In the work I do, I refer to this as becoming more ‘horse like’, which is closely linked to the concept of ‘becoming-animal’ that Gilles Deleuze and Felix Guattari develop in a number of their writings.

Whether you are aware of it or not, your body is an open system that 

connects with the energy and forces of others.

Becoming More Animal

‘Becoming-animal’ is “a movement in which a subject no longer occupies a realm of stability but rather is folded into a nomadic mode of existence in which one is always an anomaly, that is, inaccessible to any form of definition. It is a movement from body to flesh, where the one is a figure of unity and strength, while the other is in an interminable state of disarticulation or disfigurement (perhaps a reflection of the current state of much of humanity). It is not animal metamorphose as such, but an achievement of non-identity, which for Deleuze and Guattari is the condition of freedom (for animals as well as for the rest of us, whoever we are).”

You are deeply interconnected through your body with other people and horses, in fact through the morphic field, with the entire social and material world around you.

The neural network wiring of the body brains quite literally demonstrates that making sense of our circumstances is not simply limited to the head brain and that like horses, we have the capacity to tune into and interpret our environment more fully by accessing our extended neural pathways.

Your multiple brains and body, quite literally, reverberate with others on many levels, even cellular – your intelligence therefore extends throughout, around, and beyond your whole body, along with every other being whom you are ‘in touch’ with. Your intelligence and the impact of your energy and physiological state stretches out way way beyond what can be captured in a simple IQ test.

As a consequence, the horse-human ridden connection is rare, as it takes a great deal of skill and awareness. I first discovered the deeper felt sense of the meaning “where attention goes, energy and awareness flows” when I began Tai Chi over 33 years ago and this practice fits so beautifully when coaching with horses, whether mounted or on the ground.

Accessing the wisdom of the body is thus both an old and a new practice – my psychoeducational process and practice is founded in behavioural modelling, which is based on the latest neuroscience and bodymind-based research and yet much of the insight also relates to ancient philosophies and esoteric practices.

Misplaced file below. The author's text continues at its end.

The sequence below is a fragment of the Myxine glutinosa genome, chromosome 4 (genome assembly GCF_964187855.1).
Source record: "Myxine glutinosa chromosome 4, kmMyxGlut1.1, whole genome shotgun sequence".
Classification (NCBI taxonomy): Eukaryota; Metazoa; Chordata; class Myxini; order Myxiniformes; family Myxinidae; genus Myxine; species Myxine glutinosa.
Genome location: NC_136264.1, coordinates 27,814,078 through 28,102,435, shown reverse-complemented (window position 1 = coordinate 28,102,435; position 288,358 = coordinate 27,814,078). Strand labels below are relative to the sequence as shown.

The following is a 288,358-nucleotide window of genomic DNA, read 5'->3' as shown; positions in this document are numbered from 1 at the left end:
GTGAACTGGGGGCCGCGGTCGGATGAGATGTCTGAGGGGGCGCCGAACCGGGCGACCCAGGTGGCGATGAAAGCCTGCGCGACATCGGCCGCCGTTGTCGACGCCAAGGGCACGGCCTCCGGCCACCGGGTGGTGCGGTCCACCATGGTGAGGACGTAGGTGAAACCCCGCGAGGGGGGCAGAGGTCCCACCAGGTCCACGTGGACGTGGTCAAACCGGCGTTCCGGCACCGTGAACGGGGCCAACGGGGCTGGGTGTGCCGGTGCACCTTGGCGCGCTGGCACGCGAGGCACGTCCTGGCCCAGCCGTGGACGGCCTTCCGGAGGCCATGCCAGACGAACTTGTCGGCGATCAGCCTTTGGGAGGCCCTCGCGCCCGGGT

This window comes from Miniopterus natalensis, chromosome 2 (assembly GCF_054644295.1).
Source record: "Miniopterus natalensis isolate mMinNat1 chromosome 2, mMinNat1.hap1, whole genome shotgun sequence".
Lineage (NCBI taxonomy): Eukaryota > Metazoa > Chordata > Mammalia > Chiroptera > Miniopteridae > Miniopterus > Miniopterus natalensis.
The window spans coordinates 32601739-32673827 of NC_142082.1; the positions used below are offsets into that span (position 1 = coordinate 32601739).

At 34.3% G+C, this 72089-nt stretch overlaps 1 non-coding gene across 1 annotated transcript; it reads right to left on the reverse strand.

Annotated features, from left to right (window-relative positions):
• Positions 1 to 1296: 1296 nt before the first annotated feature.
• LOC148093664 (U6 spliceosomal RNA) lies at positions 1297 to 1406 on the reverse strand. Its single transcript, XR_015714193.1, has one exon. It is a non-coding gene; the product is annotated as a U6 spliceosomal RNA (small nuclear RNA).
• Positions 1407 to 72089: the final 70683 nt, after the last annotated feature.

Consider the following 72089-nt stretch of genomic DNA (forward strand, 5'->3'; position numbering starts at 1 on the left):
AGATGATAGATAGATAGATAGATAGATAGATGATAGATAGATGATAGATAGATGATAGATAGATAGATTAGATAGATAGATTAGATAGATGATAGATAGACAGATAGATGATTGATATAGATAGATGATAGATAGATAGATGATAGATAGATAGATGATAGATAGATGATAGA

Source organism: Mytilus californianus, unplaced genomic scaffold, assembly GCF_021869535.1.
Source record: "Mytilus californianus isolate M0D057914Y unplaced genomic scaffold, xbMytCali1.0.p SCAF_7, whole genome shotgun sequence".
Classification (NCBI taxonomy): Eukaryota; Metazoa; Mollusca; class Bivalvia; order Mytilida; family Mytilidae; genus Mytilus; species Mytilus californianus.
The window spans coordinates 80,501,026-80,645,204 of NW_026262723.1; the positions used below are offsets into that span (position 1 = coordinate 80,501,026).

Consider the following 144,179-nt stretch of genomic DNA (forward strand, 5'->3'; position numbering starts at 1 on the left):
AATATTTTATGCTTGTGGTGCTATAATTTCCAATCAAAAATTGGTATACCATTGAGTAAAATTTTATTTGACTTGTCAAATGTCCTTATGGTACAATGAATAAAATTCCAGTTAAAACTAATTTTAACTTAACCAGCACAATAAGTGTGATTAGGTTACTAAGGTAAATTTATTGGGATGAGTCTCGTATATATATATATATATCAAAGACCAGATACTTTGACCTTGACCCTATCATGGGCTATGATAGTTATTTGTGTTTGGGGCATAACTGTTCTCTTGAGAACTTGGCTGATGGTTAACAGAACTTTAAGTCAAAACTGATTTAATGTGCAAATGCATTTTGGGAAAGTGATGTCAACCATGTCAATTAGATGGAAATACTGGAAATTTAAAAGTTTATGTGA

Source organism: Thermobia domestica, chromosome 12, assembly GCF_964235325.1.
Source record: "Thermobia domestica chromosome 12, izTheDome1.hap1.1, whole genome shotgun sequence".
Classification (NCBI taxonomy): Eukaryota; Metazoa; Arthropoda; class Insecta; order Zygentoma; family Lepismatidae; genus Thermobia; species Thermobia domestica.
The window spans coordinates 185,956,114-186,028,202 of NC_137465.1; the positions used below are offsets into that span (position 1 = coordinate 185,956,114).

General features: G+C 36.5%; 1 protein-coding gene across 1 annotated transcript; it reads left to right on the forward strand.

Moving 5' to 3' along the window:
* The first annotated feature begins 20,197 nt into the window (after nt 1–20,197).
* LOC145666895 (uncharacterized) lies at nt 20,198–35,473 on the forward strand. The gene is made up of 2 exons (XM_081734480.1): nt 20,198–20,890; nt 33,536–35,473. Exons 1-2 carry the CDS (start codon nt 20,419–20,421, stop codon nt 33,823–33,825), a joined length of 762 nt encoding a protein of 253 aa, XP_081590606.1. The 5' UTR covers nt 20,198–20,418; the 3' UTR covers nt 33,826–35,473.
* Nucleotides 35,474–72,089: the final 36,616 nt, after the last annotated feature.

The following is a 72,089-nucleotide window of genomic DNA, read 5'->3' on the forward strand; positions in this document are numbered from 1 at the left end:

Being centered, with clear intention, gathering and directing your energy, whether on the ground or mounted, the horse becomes an extension of yourself. Participants in my program have described it as a state of ease and grace, while others comment that the flow state they experience is often one of the most blissful and deeply connected moments that they have ever experienced. While for most people this is an occasional experience, with mindful and conscious practice, it can become a way of being and doing that permeates your way of life as well as your horsemanship.

We simply have to re-learn how to do this.

Everyone has the ability to communicate with the body, yet the ease or difficulty of it depends on how much you have done this over your lifetime.

You may have always listened to your body and intuition and thus already built up a lot of neural networks in the body. But if you have lived a very head-based life, largely ignoring the wisdom of the body, you would have very little.

The great news is that due to neural plasticity, you can build these connections and grow the neural networks of the body brain through focused attention and easy-to-learn practices.

Practical embodied wisdom is the deepest, oldest, and most fundamental and important kind of intelligence. This is the whole foundation of your social and emotional intelligence.

Emotional intelligence is an aspect of body intelligence; maths and other logical knowing is the development of body intelligence.

Thus there is great difference between full-body intelligence and simply being smart or clever from a purely head-based perspective. Intelligence is the result of the entire psychobiological system that is your body when it is able to come up with the answer that is right for you.

And the answer that you seek most often is the question that most people ask every single day.

“What is the best thing to do next?”

All you have to do to begin the process to your evolution so you can easily answer this question is join the pre-festival one-day workshop. With enhanced body-based awareness, you can begin to embrace the metaphor of the centaur.

Cheryl at EAGALA conference (c) Louise Campbell

Cheryl grew up with horses and has a background in outdoor experiential learning and education. She is certified and trained in various approaches to Equine Facilitated Learning including EAGALA. She is a Gawler trained Mindfulness Meditation teacher, multiple Brain Integration Techniques Coach & Trainer, a Values Based Executive Life Coach, Archetype Coach, and Tai Chi practitioner of over 30 years. She founded Windhorse Wisdom in Victoria, Australia.

Find out more about our presenters and what's in store for the 2020 festival program

  • January 15, 2018